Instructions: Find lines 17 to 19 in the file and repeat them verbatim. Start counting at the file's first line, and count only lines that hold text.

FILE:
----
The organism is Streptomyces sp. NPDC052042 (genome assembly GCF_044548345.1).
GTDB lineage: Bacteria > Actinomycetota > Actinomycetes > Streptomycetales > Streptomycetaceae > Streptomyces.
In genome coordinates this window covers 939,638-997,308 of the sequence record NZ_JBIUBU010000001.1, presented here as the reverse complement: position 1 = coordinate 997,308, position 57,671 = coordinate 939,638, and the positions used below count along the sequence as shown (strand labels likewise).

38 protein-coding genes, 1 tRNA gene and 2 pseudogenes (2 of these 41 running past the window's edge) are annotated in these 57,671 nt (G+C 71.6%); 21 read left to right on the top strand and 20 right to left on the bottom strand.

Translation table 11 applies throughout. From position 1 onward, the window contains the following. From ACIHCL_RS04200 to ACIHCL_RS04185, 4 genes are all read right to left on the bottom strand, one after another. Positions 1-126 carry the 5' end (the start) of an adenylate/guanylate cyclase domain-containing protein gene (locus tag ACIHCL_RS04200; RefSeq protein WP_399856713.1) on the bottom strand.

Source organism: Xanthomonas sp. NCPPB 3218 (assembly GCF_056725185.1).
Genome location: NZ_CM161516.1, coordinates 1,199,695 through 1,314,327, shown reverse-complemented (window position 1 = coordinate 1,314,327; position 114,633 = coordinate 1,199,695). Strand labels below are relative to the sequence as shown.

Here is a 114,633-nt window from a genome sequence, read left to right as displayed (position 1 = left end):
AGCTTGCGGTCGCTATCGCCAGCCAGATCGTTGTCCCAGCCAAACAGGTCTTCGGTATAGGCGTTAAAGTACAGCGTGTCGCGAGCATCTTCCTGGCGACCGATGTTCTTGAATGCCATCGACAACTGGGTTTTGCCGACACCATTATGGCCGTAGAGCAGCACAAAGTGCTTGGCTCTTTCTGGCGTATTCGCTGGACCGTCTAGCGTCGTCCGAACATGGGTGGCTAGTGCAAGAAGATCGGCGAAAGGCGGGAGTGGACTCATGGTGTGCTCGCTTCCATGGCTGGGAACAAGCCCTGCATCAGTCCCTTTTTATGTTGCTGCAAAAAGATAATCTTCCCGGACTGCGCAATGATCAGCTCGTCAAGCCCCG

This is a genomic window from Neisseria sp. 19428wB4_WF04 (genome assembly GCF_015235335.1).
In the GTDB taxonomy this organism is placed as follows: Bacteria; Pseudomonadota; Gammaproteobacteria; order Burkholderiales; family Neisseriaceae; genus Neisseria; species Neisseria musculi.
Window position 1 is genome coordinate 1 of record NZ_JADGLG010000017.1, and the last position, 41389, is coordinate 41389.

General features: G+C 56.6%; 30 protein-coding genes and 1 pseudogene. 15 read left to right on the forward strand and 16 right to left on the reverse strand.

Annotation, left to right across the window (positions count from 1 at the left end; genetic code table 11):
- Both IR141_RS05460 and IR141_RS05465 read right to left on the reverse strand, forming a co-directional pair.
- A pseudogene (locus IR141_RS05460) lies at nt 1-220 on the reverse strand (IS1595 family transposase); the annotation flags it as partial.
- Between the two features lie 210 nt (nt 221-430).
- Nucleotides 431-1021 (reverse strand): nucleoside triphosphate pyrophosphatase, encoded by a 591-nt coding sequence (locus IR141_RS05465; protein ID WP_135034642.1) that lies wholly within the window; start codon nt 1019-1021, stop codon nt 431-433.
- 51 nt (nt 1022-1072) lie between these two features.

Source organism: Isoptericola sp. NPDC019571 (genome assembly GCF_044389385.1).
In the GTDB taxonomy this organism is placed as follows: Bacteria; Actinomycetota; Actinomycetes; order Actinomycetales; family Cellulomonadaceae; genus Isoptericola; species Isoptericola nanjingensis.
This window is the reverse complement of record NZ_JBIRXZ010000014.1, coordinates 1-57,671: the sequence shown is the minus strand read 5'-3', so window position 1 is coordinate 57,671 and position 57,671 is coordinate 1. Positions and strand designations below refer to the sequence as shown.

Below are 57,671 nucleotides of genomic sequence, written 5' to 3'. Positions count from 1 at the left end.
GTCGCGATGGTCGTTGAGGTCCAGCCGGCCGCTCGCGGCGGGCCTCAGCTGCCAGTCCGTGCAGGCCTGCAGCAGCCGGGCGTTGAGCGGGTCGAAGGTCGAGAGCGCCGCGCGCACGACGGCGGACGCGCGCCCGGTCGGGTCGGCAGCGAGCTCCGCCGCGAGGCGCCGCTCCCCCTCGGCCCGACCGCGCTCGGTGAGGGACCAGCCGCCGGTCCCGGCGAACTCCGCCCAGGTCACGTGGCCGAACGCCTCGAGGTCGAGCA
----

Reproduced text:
- Between the two features lie 210 nt (nt 221-430).
- Nucleotides 431-1021 (reverse strand): nucleoside triphosphate pyrophosphatase, encoded by a 591-nt coding sequence (locus IR141_RS05465; protein ID WP_135034642.1) that lies wholly within the window; start codon nt 1019-1021, stop codon nt 431-433.
- 51 nt (nt 1022-1072) lie between these two features.